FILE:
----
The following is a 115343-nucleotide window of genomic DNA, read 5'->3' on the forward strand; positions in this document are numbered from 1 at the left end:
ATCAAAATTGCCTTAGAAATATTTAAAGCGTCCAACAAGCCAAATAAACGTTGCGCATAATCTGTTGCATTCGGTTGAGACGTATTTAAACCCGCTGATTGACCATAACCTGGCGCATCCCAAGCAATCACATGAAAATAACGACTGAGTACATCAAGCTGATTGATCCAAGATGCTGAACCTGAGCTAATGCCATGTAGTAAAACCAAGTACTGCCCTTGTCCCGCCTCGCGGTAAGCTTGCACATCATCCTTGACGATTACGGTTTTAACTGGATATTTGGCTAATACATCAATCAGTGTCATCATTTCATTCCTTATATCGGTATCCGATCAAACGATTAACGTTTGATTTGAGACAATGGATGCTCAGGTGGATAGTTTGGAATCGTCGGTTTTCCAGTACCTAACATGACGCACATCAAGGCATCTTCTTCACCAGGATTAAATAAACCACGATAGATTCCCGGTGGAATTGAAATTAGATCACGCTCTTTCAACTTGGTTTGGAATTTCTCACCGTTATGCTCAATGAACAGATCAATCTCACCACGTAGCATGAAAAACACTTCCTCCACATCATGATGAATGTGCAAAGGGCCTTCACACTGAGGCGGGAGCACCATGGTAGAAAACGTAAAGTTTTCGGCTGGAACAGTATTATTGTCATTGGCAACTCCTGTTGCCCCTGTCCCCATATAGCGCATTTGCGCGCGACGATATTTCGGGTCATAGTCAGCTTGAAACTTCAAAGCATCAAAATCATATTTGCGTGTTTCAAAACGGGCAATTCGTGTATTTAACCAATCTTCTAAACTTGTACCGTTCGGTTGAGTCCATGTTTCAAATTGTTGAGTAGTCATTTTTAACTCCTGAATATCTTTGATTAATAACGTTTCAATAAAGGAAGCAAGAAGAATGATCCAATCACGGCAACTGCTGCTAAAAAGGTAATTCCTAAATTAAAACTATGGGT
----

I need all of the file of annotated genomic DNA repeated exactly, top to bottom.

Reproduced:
The following is a 115343-nucleotide window of genomic DNA, read 5'->3' on the forward strand; positions in this document are numbered from 1 at the left end:
ATCAAAATTGCCTTAGAAATATTTAAAGCGTCCAACAAGCCAAATAAACGTTGCGCATAATCTGTTGCATTCGGTTGAGACGTATTTAAACCCGCTGATTGACCATAACCTGGCGCATCCCAAGCAATCACATGAAAATAACGACTGAGTACATCAAGCTGATTGATCCAAGATGCTGAACCTGAGCTAATGCCATGTAGTAAAACCAAGTACTGCCCTTGTCCCGCCTCGCGGTAAGCTTGCACATCATCCTTGACGATTACGGTTTTAACTGGATATTTGGCTAATACATCAATCAGTGTCATCATTTCATTCCTTATATCGGTATCCGATCAAACGATTAACGTTTGATTTGAGACAATGGATGCTCAGGTGGATAGTTTGGAATCGTCGGTTTTCCAGTACCTAACATGACGCACATCAAGGCATCTTCTTCACCAGGATTAAATAAACCACGATAGATTCCCGGTGGAATTGAAATTAGATCACGCTCTTTCAACTTGGTTTGGAATTTCTCACCGTTATGCTCAATGAACAGATCAATCTCACCACGTAGCATGAAAAACACTTCCTCCACATCATGATGAATGTGCAAAGGGCCTTCACACTGAGGCGGGAGCACCATGGTAGAAAACGTAAAGTTTTCGGCTGGAACAGTATTATTGTCATTGGCAACTCCTGTTGCCCCTGTCCCCATATAGCGCATTTGCGCGCGACGATATTTCGGGTCATAGTCAGCTTGAAACTTCAAAGCATCAAAATCATATTTGCGTGTTTCAAAACGGGCAATTCGTGTATTTAACCAATCTTCTAAACTTGTACCGTTCGGTTGAGTCCATGTTTCAAATTGTTGAGTAGTCATTTTTAACTCCTGAATATCTTTGATTAATAACGTTTCAATAAAGGAAGCAAGAAGAATGATCCAATCACGGCAACTGCTGCTAAAAAGGTAATTCCTAAATTAAAACTATGGGT